When Valeant Pharmaceuticals shelled out $1 billion for Sprout Pharmaceuticals and the controversial female libido pill Addyi in 2015, the company was flying high and plotting an entry into a new treatment area heralded as blockbuster territory.
But like so much at Valeant over the last couple of years, that deal quickly soured—and the drug has proven to be worth a tiny fraction of the sales touted upon its approval.
In a Monday announcement, Valeant said it's selling the small company to a group of former Sprout shareholders in exchange for a 6% royalty on Addyi sales after 18 months. Valeant says it will lend $25 million to the investors to help them get the Sprout operation up and running. The deal is expected to close by the end of this year.
Valeant purchased Sprout for $1 billion in August 2015, with former CEO J. Michael Pearson calling the buy a "perfect opportunity to establish a new portfolio of important medicines that uniquely impact women." As industry watchers know, things for Valeant haven't gone according to plan since that deal.
Only four days after Addyi's commercial rollout began, a short seller published a report about the company's sketchy specialty pharmacy Philidor. In the months and years to come, Valeant would suffer from numerous investigations and lawsuits about the arrangement, with each new shot hurting its business and credibility along the way.
Addyi has brought in just $6 million so far this year, Wells Fargo analyst David Maris said in a Monday note, citing IMS Health figures. Buying Sprout was a bad idea to start with, he said, and he gave a thumbs-up to the planned sale.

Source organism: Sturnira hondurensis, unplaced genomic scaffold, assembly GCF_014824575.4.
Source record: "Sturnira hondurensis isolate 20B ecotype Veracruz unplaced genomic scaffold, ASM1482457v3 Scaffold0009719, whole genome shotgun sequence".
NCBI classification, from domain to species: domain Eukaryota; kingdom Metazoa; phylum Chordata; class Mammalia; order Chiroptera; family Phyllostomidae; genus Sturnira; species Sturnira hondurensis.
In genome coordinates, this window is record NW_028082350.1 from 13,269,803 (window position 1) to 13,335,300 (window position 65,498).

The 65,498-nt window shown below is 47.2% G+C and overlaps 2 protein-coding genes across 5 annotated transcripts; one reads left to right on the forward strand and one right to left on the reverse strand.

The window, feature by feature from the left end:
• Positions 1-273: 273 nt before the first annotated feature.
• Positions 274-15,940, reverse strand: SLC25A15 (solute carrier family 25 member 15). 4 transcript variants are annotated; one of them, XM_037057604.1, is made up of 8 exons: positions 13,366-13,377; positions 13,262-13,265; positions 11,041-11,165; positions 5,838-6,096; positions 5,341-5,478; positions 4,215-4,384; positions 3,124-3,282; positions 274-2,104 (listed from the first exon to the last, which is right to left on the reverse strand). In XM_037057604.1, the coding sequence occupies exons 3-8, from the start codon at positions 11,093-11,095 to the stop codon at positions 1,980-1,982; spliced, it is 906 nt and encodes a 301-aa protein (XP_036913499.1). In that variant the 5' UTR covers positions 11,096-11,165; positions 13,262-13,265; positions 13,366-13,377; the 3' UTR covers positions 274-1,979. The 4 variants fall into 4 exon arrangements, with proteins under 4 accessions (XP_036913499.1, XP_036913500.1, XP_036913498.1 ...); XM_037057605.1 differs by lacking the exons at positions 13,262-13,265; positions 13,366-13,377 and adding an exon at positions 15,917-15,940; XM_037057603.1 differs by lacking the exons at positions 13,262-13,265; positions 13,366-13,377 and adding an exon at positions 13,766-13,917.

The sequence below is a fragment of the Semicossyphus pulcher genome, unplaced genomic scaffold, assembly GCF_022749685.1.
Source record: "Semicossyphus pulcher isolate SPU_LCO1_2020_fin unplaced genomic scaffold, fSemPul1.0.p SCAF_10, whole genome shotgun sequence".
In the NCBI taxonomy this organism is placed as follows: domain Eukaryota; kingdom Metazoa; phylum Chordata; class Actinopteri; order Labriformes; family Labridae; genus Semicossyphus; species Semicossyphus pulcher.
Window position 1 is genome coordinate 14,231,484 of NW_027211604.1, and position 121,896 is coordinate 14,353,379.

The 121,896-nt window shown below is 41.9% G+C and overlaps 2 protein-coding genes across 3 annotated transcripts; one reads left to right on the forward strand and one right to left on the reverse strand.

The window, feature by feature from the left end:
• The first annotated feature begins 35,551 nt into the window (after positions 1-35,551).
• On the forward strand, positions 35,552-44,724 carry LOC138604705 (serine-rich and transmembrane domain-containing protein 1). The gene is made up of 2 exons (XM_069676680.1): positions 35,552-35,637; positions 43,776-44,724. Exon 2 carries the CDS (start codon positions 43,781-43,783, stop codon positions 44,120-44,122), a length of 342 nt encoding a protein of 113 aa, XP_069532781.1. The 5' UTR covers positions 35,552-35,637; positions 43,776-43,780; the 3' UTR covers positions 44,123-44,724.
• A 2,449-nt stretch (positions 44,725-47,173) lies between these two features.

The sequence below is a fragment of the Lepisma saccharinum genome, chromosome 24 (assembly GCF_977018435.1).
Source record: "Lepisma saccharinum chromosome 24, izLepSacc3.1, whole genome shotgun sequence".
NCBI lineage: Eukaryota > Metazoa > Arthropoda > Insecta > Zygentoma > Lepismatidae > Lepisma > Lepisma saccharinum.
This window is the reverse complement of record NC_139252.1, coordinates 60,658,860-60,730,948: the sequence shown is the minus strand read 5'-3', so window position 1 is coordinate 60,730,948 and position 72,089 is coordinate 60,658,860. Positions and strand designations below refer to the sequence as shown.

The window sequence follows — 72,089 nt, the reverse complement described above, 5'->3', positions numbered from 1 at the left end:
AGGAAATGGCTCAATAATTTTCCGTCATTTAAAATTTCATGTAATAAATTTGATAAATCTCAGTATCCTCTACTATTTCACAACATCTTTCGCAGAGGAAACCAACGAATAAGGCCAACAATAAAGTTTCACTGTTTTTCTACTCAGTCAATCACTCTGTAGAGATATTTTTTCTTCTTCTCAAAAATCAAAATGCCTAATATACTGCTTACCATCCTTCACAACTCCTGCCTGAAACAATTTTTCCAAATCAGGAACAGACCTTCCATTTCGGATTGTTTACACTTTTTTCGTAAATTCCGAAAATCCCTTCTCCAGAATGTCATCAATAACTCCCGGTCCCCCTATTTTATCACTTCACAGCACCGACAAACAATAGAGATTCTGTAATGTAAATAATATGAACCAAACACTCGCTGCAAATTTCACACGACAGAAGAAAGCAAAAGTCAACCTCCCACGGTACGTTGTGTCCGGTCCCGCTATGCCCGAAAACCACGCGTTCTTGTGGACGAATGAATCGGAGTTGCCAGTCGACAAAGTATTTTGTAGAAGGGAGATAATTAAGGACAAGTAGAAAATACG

"Overall, while we did not agree with the company's decision to acquire Sprout, let alone for $1 billion, it is smart to stop investing in a brand that had no prospects of making money for Valeant," Maris wrote.
Valeant's failure to get Addyi sales off the ground hurt more than its top line. Late last year, Sprout investors sued, claiming Valeant had botched the Addyi rollout, in part with high pricing. Part of the initial sale agreement included a provision that Valeant spend at least $200 million on marketing and R&D, according to the plaintiffs. The company was also responsible for employing a 150-person sales force, but Pearson had cut staff as a result of slow initial sales.
With the new agreement, former shareholders are dropping the lawsuit and Valeant won't have to fulfill those requirements.
Even before the Valeant acquisition, Addyi was controversial. The FDA rejected the drug twice before, and agency officials said it offered only "modest" efficacy. Public Citizen founder Sidney Wolfe, M.D., said in a statement that the drug "presents serious dangers to women, with little benefit."
Valeant touted Addyi as a potential $1-billion-a-year product but hasn't gotten anywhere near those ambitions. The drugmaker planned a relaunch earlier this year, according to MarketWatch, but the drug still hasn't generated meaningful sales.